Here’s the YouTube video – Mississippi Aquarium Update in Gulfport, Mississippi – YouTube Video I found after seeing this post on the Mississippi Business Journal.

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Mississippi Aquarium Update in Gulfport, Mississippi – YouTube Video

I saw this on YouTube June 24, 2019 construction update on Mississippi Aquarium in Gulfport (about 6:39 minutes long) after seeing an update on the Mississippi Business Journal blog which I  will be posting about in my next post – Mississippi Aquarium will reach hearts and minds beginning in April — Mississippi Business Journal.

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English Genealogy: Finding Historical Documents in England – FamilySearch November 11, 2019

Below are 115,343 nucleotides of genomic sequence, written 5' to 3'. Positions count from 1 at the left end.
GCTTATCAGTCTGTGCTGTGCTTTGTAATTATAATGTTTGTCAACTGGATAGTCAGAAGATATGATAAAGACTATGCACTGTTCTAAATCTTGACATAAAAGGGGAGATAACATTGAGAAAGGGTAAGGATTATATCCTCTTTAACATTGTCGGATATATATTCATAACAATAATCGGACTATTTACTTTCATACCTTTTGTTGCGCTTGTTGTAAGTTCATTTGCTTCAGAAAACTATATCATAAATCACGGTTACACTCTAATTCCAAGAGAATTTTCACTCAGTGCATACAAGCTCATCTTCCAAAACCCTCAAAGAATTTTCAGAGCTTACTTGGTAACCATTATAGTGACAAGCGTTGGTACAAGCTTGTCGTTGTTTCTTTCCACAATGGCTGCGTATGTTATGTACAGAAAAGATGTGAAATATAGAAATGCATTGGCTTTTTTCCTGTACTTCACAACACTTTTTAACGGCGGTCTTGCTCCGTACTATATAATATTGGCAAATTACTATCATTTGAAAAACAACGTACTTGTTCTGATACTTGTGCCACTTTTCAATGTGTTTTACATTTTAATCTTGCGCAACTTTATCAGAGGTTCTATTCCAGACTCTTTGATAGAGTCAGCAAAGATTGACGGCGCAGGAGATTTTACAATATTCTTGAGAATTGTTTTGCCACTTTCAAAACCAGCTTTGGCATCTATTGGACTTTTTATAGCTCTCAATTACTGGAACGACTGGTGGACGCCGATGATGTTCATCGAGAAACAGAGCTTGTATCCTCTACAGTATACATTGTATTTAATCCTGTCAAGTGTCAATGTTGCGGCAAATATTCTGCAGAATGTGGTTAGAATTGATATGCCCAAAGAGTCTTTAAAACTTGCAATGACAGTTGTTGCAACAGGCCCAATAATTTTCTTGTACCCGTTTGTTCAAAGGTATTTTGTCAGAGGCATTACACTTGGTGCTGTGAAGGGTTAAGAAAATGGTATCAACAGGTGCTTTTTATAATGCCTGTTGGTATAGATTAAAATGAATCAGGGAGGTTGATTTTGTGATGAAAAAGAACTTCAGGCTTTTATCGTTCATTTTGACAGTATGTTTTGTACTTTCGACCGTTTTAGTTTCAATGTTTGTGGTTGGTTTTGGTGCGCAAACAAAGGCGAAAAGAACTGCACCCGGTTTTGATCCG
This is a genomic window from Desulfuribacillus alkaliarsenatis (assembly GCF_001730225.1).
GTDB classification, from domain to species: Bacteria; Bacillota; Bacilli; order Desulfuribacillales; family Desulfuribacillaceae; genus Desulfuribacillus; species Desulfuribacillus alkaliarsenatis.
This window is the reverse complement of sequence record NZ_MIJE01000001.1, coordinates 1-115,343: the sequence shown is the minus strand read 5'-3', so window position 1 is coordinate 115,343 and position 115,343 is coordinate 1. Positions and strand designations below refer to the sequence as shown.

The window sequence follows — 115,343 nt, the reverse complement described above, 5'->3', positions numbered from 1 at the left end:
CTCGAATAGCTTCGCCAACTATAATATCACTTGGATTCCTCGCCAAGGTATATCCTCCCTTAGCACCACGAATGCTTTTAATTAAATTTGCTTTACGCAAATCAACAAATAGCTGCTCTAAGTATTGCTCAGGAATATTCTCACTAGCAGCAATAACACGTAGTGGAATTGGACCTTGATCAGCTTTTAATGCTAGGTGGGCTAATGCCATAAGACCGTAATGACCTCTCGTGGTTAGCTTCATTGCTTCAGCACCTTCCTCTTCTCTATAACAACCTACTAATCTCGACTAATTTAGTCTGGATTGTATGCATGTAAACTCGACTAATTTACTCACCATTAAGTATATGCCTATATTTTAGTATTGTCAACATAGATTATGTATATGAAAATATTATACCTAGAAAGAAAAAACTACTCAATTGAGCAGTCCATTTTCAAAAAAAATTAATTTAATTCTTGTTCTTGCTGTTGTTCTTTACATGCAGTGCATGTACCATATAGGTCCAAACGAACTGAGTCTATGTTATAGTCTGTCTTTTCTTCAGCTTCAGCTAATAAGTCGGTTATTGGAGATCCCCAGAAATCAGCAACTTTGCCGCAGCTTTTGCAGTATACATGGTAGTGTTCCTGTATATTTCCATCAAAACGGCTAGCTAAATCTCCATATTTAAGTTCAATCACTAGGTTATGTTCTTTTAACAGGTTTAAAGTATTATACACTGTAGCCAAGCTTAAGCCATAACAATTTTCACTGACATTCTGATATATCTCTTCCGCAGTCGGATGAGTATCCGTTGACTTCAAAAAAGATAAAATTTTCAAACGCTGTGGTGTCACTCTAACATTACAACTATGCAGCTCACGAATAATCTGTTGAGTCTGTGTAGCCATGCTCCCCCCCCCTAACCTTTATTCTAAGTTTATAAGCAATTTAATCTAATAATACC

I saw this recently on FamilySearch – English Genealogy: Finding Historical Documents in England:

November 11, 2019  – by  Sunny Morton

If you have English roots, you can search a variety of English historical documents to learn about your ancestors’ identities and stories. Since the 1830s, England has kept civil registration records of residents’ births, marriages, and deaths. Census records showing entire families exist as far back as the 1840s. Even further back, you may find relatives in parish registers and other kinds of records. Start with these three kinds of records to build your English family tree.

English Censuses